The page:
On a more nuts-and-bolts level, your CDO and Office of Data can oversee and coordinate your data quality plan with two closely related efforts: data governance and the acquisition of metadata.. These activities are interlocked and feed into each other in three major ways.
First, your data governance sets and manages the scope and priority of work for both your metadata and data quality efforts. Data governance and metadata teams should collaborate to ensure the BDEs in your data governance initiative are scoped, understood, and have undergone thorough lineage discovery (that is, the lifecycle of the data from its source to its end users, and all the significant points of transformation along the way). Then your metadata team can use a metadata repository to provide a visualization of the associated lineage for each of the BDEs in scope. This in turn tells the data quality team exactly where the data lives (i.e., in which specific physical columns/tables).
Second, once your data quality team has completed data profiling and assessments, they can locate the patterns that appear to be real anomalies in the data. Data governance is then used to facilitate a collaborative, face-to-face session with members of both the business and technical communities within the organization, who can provide critical insight into these anomalies. These insights are collected and converted into requirements, which are then tested on the data to derive specific results — that is, distinct quality metrics for each test, column, table, data asset, and BDE. Last but not least, the data governance team facilitates with the data community to get sign-off regarding both the rules used to build the tests, and the test results.
The third way your data quality, data governance, and metadata activities interconnect is that after the previous two steps are complete, your teams can get their first quantitative look at what is wrong with a given set of data values. Your data governance team must then facilitate the creation of data standards to prevent or limit any anomalies that are considered serious, and set up tests to monitor success. These standards must be published enterprise-wide and more importantly, enforced throughout the organization’s technology development lifecycles to ensure that the data doesn’t get worse over time.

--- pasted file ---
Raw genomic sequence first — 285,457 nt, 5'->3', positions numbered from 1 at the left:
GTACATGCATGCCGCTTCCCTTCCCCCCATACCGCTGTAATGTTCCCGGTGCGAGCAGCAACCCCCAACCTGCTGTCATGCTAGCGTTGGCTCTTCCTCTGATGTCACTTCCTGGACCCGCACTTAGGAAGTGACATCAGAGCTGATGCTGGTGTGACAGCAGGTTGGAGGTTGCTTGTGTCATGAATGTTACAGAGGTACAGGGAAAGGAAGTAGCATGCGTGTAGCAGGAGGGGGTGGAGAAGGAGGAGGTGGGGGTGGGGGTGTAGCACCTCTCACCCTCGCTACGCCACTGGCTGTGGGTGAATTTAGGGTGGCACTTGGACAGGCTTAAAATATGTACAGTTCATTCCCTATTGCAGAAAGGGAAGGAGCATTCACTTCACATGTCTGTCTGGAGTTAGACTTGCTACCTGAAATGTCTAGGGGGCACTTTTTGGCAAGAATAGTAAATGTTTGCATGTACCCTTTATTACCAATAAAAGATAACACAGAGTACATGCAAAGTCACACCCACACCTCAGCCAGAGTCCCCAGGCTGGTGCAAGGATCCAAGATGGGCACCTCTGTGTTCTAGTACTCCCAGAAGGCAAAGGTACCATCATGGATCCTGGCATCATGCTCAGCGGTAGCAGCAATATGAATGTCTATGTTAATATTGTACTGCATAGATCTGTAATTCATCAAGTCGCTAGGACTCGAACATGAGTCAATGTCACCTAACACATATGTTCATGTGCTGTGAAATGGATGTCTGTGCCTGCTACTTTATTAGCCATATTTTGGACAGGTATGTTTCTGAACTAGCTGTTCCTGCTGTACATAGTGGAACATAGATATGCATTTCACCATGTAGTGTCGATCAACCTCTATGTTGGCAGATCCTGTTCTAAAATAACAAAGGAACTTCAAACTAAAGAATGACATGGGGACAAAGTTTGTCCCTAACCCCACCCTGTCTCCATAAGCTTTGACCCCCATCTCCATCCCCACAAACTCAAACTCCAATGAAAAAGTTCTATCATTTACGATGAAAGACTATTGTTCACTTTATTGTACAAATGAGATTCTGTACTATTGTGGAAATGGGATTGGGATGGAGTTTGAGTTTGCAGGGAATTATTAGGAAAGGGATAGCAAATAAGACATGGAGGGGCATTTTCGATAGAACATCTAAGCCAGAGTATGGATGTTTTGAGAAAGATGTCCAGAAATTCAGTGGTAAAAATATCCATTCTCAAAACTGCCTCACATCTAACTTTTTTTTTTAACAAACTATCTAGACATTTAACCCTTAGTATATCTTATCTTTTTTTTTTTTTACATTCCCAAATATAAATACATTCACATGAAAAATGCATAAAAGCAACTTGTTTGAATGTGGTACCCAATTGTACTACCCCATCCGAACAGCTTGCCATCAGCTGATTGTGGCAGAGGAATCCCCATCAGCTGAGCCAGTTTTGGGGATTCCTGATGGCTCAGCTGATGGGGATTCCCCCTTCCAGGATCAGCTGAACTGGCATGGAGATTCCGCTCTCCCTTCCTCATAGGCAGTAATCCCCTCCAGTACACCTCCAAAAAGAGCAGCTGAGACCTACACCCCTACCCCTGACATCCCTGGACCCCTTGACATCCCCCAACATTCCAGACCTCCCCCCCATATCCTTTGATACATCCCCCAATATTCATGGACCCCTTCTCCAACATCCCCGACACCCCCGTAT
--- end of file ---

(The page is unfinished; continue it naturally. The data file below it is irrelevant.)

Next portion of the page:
The ideal data quality plan includes strategies and processes for improving the quality of data — not just tools for measuring quality. It also requires the collection and analysis of data statistics that are more meaningful than simply pass/fail metrics. Last but not least, your data quality plan must carefully identify and coordinate the related disciplines that all play parts in improving the quality of data elements, metadata, and data governance.
The relationship between an organization and its data is, for most individuals in most organizations, complex, obscure and seemingly of little relevance. But in fact, the effective use of high quality data, driven by a focused and resourced Office of Data, can be a major driver of profitability for any organization. It’s no exaggeration to say that it’s as ubiquitous as cash — and properly managed, it can be just as important to the bottom line.